CEO Overconfidence & Financial Crisis Bank Lending & Leverage

CEO Overconfidence & Financial Crisis: Evidence From Bank Lending & Leverage

CEO Overconfidence & Financial Crisis: Evidence From Bank Lending & Leverage

Po-Hsin Ho
Department of Business Administration
College of Business
National Taipei University
New Taipei City 23741, Taiwan

Chia-Wei Huang
College of Management
Yuan Ze University
Taoyuan 32003, Taiwan

Chih-Yung Lin
College of Management &
Innovation Center for Big Data and Digital Convergence
Yuan Ze University
Taoyuan 32003, Taiwan

Ju-Fang Yen
Department of Statistics
College of Business
National Taipei University
New Taipei City 23741, Taiwan

September 5, 2015

Forthcoming in Journal of Financial Economics


Over a period that includes the 1998 Russian crisis and 2007–2009 financial crisis, banks with overconfident chief executive officers (CEOs) were more likely to weaken lending standards and increase leverage than other banks in advance of a crisis, making them more vulnerable to the shock of the crisis. During crisis years, they generally experienced more increases in loan defaults, greater drops in operating and stock return performance, greater increases in expected default probability, and higher likelihood of CEO turnover or failure than other banks. CEO overconfidence thus can explain the cross-sectional heterogeneity in risk-taking behavior among banks.

CEO Overconfidence & Financial Crisis: Evidence From Bank Lending & Leverage – Introduction

The near-decade before the US credit market freeze in the fall of 2007 was a period of unprecedented prosperity and credit expansion. In a speech delivered on March 7, 2001, Federal Reserve System chairman Alan Greenspan pointed out that “there is doubtless an unfortunate tendency among some, I hesitate to say most, bankers to lend aggressively at the peak of a cycle and that is when the vast majority of bad loans are made.”

Greenspan cautioned against an overly optimistic assessment of borrower prospects during a credit boom. Unrealistic assumptions make banks more vulnerable when a credit boom is followed by a crisis. We examine whether banks with an overconfident attitude acted differently from other banks in terms of lending standards and bank leverage prior to a crisis and then how such banks performed during crisis years. We focus on the top decision maker in the bank, the chief executive officer (CEO).

Because CEOs are the primary influence on bank financing and investment decisions, CEO attitudes toward borrower prospects could affect their banks’ lending standards and leverage levels, which then can affect a bank’s sensitivity to a crisis. We specify that banks with an overconfident attitude are banks with overconfident CEOs, who generally think they are better than they are in terms of skill and judgment or in gauging the prospects of a successful outcome. We thus examine whether CEO overconfidence can help explain a bank’s risk taking before a crisis and the poor performance of a bank during a crisis.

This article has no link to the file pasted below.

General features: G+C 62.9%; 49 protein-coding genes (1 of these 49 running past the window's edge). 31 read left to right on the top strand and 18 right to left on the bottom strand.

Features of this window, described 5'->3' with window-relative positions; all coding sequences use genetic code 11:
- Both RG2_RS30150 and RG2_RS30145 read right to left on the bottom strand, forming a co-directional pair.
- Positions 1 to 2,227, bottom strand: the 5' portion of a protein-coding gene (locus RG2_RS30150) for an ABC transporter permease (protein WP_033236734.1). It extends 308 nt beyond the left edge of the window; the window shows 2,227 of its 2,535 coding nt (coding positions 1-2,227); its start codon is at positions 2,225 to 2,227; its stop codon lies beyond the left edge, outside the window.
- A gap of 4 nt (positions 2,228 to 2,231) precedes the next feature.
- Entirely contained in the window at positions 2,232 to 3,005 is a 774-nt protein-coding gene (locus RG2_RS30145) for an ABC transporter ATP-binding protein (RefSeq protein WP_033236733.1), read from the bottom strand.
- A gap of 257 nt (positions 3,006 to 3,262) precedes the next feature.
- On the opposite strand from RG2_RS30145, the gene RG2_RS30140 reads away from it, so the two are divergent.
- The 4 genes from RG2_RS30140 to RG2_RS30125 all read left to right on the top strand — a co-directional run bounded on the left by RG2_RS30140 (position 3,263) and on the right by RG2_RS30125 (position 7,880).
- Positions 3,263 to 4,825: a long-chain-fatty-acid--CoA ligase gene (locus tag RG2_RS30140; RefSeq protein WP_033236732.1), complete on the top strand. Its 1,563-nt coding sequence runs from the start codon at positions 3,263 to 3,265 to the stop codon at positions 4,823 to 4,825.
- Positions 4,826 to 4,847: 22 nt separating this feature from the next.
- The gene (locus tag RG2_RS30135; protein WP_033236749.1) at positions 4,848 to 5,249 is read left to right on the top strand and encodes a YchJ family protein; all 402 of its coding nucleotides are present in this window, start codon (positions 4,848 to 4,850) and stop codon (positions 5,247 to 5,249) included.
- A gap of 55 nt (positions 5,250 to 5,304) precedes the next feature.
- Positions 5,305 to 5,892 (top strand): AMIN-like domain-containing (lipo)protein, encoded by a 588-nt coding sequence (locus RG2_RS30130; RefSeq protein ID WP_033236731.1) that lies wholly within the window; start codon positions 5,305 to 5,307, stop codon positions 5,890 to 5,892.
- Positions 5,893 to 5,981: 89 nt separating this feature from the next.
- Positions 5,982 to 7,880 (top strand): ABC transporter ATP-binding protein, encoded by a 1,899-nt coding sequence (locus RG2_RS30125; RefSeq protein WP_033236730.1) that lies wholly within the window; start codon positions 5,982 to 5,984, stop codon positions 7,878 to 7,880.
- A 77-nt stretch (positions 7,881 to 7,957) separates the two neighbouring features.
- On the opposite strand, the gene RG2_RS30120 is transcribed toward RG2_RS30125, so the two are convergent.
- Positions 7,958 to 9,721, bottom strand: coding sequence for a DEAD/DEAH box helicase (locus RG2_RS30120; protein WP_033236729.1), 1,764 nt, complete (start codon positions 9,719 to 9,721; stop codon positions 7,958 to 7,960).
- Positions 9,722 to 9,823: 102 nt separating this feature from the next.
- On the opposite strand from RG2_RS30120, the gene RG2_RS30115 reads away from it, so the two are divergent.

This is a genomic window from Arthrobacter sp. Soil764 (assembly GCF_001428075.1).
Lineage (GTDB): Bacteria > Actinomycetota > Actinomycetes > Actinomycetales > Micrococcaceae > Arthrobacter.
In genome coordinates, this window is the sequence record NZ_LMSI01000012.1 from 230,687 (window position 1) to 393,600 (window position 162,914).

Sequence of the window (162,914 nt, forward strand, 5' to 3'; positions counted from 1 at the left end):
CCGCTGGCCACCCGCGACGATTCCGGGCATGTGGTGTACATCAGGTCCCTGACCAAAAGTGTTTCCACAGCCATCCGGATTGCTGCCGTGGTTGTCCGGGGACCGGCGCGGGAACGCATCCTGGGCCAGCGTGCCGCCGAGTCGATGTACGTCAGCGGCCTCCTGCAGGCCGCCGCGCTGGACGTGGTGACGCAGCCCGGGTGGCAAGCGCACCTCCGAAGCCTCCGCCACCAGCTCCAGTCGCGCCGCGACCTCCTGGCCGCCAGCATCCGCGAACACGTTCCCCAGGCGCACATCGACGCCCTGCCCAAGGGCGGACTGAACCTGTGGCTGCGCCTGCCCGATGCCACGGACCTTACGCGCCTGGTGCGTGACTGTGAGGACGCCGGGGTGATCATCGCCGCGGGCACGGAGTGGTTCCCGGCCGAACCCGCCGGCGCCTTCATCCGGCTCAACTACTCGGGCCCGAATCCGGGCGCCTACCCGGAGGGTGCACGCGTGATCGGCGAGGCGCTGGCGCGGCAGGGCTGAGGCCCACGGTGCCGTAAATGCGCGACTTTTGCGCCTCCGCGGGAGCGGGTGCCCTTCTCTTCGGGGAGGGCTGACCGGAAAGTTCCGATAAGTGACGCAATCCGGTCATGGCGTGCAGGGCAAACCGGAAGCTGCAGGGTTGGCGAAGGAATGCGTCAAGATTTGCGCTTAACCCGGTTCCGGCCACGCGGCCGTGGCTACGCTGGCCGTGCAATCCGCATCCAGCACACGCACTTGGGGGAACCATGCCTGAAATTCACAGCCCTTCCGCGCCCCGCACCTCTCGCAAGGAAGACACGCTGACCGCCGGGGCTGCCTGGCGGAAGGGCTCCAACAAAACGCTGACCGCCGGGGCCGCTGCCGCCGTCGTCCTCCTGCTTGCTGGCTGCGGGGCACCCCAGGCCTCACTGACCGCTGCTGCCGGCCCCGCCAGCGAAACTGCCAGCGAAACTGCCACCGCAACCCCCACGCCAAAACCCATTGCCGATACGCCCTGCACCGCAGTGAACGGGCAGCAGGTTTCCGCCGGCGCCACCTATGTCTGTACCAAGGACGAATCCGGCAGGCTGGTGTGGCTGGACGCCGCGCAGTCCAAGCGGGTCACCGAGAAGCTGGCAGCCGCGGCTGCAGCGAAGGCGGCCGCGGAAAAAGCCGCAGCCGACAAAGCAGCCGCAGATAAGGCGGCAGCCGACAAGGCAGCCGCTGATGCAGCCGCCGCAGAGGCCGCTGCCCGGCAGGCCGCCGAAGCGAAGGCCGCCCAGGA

CEO Overconfidence & Financial Crisis Bank Lending & Leverage

Managerial overconfidence can influence bank risk-taking behaviors in several ways. Hirshleifer and Luo (2001), Malmendier and Tate (2008), and Gervais, Heaton, and Odean (2011) show that overconfident CEOs overestimate the probability of a positive state and the likelihood of returns to be generated from an investment project. They underestimate the downside risk of a project and tend to choose a project with higher true risks than optimal.3 During an economic upswing, an overconfident CEO who is more bullish than others on prospects for the economy could relax lending standards and increase bank leverage more than other banks while they take exposures believed to be the most profitable for current shareholders. Yet, by taking greater risk, overconfident CEOs make their banks more vulnerable to an external shock such as a financial crisis.

We collect CEO overconfidence data from publicly listed US banks over 1994–2009, a period that includes the 1998 Russian financial crisis and the most recent worldwide financial crisis of 2007–2009. Both crises followed a period of lending growth (Ivashina and Scharfstein, 2010; Becker and Ivashina, 2014), and both are among the worst financial crises in the last 50 years (Fahlenbrach, Prilmeier, and Stulz, 2012). Fahlenbrach, Prilmeier, and Stulz (2012) find that some bank characteristics connoting risk-taking behaviors are significantly associated with poor performance in both crises. Hence, if overconfidence as a managerial trait can explain heterogeneity in risk-taking behavior among banks, an overconfident bank should have suffered more than other banks in the two crises. Following Fahlenbrach, Prilmeier, and Stulz (2012), we take 1998 as the start of the Russian crisis and 2007 as the start of the most recent financial crisis. We then define 1998 and 2007–2009 as crisis years and other years as non-crisis years.

We use a stock options-based proxy for CEO overconfidence and construct our measure using Standard & Poor’s ExecuComp database. Following Campbell, Gallmeyer, Johnson, Rutherford, and Stanley (2011), we classify CEOs who postpone exercising stock options that are more than 100% in the money at least twice during their tenure as overconfident (from the first time a CEO is seen to postpone exercise). The rationale is that a manager who chooses to keep holding deep-in-the-money stock options after the vesting period is likely to be overconfident about the firm’s future prospects.

CEO Overconfidence & Financial Crisis Bank Lending & Leverage

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